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Fragile

My stepsister had her baby last week. I, a sucker for anything helpless and vulnerable, was itching to meet Renee. She was premature, at 4 pounds and five weeks early. Luckily Beth got to take her home a week after giving birth.
Four days later we stop by her house. Beth, my stepsister, hands the baby to my mom, who immediatly starts cooing over the sleeping baby. Paul, her husband, is quite the proud papa. They sit on the floor, her head on his shoulder, as we talk about life, the baby sleeping peacefully in my arms. Such a tiny, small thing. Her eyes are the darkest brown, as is her dusting of hair, but no eyelashes or eyebrows have grown yet. My fingers brush against her soft cheek, and she stretches, giving me an adoring, heart-melting smile. She takes after Paul.
Finally, my father calls and tells my mom he's ready to pick us up, normally meaning he's ready to take five minutes of his life to put some pasta on the burner, and then disappear to leave us to our own devices. I didn't want to leave Renee. She was so cute, so tiny, so fragile. Her innocence was so obvious, so sweet, her beauty pure and quiet. As I slam the car door and slide next to my sister, I wave goodbye to Beth, Renee in her arms. On the drive to my dads, I couldn't help but think, we were all so innocent and helpless once in our lives. We all had someone giving up everything for us. My dad, who doesn't care about me, my brother, or my sister. My mom, who does all she can for my siblings and me. Me. Before my full head of blonde hair turned into soft ringlets, before my heart was broken again and again, before I realized truths about myself I never even thought possible. Twisting my iPod headphone around my finger, I stare out at the scenery zooming by. We're all fragile inside, a small quivering baby at our mother's mercy. But as we age and the world hardens us into the people we're destined to be, the small part of us that still lies in that crib is shoved further and further away. Maybe we should let go of our toughness, our brutal facades and see the people we really are beneath them, beneath our scars and our pain and our lives. Let's pretend to be that giggling baby again.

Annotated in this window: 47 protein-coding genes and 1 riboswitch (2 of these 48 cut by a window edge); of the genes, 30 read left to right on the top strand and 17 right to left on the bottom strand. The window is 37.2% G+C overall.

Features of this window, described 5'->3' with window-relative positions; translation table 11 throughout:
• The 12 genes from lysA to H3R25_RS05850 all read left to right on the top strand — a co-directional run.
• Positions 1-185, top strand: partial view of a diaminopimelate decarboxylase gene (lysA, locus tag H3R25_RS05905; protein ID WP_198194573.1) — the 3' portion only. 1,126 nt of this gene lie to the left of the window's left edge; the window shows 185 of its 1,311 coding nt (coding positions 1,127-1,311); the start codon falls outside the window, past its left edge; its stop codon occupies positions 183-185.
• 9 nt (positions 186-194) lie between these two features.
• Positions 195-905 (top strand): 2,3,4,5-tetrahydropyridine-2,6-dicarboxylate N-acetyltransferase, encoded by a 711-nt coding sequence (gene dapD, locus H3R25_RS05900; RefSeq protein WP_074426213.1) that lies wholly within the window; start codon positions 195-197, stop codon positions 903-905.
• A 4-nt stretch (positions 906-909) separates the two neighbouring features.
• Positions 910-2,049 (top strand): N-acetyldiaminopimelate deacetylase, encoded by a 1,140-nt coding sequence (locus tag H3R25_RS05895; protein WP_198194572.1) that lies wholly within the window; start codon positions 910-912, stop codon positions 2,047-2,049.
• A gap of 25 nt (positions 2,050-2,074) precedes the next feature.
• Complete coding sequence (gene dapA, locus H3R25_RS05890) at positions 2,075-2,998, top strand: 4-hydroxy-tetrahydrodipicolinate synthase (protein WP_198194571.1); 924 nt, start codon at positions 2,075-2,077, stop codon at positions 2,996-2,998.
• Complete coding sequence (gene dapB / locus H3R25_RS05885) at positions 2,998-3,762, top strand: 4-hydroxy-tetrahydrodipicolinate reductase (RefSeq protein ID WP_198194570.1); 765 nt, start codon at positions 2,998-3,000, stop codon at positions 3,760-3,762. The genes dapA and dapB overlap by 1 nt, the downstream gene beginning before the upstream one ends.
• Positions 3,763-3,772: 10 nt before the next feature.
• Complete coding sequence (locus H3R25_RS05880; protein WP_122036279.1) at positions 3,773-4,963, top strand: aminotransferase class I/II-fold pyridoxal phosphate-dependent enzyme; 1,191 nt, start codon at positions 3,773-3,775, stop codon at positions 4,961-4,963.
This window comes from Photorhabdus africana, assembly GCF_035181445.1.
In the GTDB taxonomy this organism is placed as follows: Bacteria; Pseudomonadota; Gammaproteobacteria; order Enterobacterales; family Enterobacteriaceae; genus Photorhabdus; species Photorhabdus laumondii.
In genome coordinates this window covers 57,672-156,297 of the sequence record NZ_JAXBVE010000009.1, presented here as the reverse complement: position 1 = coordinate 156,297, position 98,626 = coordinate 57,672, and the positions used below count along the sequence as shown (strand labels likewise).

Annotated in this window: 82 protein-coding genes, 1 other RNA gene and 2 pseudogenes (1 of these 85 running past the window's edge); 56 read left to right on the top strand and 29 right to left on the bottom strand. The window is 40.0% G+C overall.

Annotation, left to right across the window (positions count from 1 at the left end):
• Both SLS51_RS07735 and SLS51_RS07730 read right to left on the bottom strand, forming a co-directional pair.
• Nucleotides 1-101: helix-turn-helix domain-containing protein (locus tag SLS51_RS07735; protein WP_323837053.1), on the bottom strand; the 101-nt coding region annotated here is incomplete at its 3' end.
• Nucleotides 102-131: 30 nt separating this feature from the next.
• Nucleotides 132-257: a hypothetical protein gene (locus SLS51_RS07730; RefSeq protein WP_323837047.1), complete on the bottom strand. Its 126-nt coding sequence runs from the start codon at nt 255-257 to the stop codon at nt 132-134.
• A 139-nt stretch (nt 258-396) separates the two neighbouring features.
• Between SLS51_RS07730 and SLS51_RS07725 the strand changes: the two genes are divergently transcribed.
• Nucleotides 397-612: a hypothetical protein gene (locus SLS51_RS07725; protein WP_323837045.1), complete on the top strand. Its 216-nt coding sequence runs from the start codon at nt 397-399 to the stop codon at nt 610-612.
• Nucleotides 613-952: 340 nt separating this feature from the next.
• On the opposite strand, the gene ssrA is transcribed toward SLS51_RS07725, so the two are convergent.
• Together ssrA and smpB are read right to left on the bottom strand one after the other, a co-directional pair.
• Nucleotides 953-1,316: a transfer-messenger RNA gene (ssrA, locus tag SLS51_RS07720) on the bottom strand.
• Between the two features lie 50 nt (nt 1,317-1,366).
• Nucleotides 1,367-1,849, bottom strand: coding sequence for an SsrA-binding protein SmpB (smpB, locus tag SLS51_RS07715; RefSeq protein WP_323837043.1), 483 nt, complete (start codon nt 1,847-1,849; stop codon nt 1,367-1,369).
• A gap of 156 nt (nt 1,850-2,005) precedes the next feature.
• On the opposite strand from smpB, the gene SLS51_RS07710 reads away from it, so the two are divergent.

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JerseyLiar9 said...
Mar. 26, 2010 at 12:59 pm
This was beautifully written. Great job :)
 
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